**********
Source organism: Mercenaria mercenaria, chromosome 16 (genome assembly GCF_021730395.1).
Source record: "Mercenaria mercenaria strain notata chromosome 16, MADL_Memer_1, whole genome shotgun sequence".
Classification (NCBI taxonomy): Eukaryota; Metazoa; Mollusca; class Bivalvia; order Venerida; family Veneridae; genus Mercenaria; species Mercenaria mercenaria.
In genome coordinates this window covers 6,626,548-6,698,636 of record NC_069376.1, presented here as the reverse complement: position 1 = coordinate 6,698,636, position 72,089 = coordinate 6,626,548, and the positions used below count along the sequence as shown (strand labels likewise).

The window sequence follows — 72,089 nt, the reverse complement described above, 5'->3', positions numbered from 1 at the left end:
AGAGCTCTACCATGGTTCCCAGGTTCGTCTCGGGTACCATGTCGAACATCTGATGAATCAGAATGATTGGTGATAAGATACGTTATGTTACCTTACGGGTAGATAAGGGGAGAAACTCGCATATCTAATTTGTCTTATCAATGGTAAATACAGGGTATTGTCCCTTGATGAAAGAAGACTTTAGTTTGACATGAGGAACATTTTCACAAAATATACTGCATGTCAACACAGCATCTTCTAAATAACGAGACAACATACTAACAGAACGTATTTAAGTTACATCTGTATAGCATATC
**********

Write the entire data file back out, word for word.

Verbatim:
Source organism: Mercenaria mercenaria, chromosome 16 (genome assembly GCF_021730395.1).
Source record: "Mercenaria mercenaria strain notata chromosome 16, MADL_Memer_1, whole genome shotgun sequence".
Classification (NCBI taxonomy): Eukaryota; Metazoa; Mollusca; class Bivalvia; order Venerida; family Veneridae; genus Mercenaria; species Mercenaria mercenaria.
In genome coordinates this window covers 6,626,548-6,698,636 of record NC_069376.1, presented here as the reverse complement: position 1 = coordinate 6,698,636, position 72,089 = coordinate 6,626,548, and the positions used below count along the sequence as shown (strand labels likewise).

The window sequence follows — 72,089 nt, the reverse complement described above, 5'->3', positions numbered from 1 at the left end:
AGAGCTCTACCATGGTTCCCAGGTTCGTCTCGGGTACCATGTCGAACATCTGATGAATCAGAATGATTGGTGATAAGATACGTTATGTTACCTTACGGGTAGATAAGGGGAGAAACTCGCATATCTAATTTGTCTTATCAATGGTAAATACAGGGTATTGTCCCTTGATGAAAGAAGACTTTAGTTTGACATGAGGAACATTTTCACAAAATATACTGCATGTCAACACAGCATCTTCTAAATAACGAGACAACATACTAACAGAACGTATTTAAGTTACATCTGTATAGCATATC